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Corruption cases within multilateral organisations

Four suspected cases

Most multilateral organisations have anti-corruption measures in place but reports of corruption persist. Specific cases are often undisclosed, with investigative journalism as the primary information source. This Answer provides a review of four cases where various forms of corruption affected operations in these organisations, including collusion, bribery, and sextortion. Corruption triggers can include ignoring early warnings, risks of working with third parties, and oversight challenges. Corruption in these organisations can have dire impacts, not only due to the substantial sums it involves, but because it undermines the organisations’ intended outcomes, disproportionately affecting marginalised populations. Responses from donors and the organisations themselves vary based on the magnitude of the case and media coverage.

5 November 2023
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Corruption cases within multilateral organisations

Main points

  • Most multilateral organisations have established integrity frameworks, anti-corruption policies, and oversight measures. Nonetheless, reports of corruption or misconduct at these organisations continue to emerge.
  • Multilateral organisations are generally cautious about disclosing details about specific cases of corruption, and often what information is available in the public domain comes from the work of investigative journalists.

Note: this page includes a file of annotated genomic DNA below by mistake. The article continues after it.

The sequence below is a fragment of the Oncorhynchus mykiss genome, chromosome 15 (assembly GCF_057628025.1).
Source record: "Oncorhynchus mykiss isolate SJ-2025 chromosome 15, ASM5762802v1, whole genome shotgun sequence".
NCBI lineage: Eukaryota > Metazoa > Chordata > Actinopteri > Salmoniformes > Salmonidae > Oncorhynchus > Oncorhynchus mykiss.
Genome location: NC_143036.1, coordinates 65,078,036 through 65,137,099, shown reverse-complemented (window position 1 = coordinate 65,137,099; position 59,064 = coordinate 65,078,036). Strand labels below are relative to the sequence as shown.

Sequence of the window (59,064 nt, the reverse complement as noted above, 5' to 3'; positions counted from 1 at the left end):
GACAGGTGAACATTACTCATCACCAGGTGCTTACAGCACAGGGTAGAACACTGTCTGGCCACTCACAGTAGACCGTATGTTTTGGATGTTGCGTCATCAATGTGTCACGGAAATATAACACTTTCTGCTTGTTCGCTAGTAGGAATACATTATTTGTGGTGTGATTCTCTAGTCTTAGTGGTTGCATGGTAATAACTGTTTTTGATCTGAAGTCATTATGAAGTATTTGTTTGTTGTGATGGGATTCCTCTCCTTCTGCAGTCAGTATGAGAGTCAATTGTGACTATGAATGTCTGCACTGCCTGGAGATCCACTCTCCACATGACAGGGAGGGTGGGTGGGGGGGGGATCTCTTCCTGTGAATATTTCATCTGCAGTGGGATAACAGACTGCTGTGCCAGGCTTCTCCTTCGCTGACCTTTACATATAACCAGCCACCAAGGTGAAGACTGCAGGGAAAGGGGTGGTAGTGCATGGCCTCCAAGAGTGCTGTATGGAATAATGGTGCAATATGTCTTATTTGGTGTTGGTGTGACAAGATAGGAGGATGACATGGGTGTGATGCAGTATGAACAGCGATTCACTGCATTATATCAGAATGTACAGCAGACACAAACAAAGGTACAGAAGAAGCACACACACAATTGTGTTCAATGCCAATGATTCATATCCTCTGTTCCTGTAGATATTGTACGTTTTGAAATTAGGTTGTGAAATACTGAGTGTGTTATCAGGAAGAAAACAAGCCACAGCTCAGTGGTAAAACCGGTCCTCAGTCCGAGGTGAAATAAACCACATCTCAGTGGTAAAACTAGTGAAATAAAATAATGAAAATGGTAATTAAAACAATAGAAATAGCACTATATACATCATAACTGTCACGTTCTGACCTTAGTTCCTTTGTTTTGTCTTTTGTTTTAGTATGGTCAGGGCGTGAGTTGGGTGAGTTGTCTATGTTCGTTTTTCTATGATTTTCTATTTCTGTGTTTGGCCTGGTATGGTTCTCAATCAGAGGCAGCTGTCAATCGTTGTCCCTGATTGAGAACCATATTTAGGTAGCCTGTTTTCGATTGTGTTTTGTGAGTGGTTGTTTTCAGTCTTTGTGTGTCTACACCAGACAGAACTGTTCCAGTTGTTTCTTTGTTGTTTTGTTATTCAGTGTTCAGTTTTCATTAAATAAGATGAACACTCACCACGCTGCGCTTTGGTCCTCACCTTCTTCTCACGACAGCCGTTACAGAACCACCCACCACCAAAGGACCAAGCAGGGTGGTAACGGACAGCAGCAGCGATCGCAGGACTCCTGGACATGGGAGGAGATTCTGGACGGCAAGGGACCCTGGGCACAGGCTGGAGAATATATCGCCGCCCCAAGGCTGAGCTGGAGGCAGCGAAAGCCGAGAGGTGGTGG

• A review of four suspected cases involving multilateral organisations reveals that a range of forms of corruption can affect their operations, including collusion, bribery and sextortion.
  • Triggers and underlying factors can include failure to heed early warnings, risks of working with third parties and challenges in maintaining oversight.
  • Corruption involving multilateral organisations can have severe impacts. Not only due to the high sums involved, but also because corruption undermines the intended outcomes of multilateral organisations’ interventions, and these failures can disproportionately impact poor and marginalised populations.
  • Responses from donors and multilateral organisations themselves appear to vary depending on the magnitude of the case and the media coverage it receives.

Cite this publication

Bergin, J. (2023) Bergen: U4 Anti-Corruption Resource Centre, Chr. Michelsen Institute (U4 Helpdesk Answer 2023:25)

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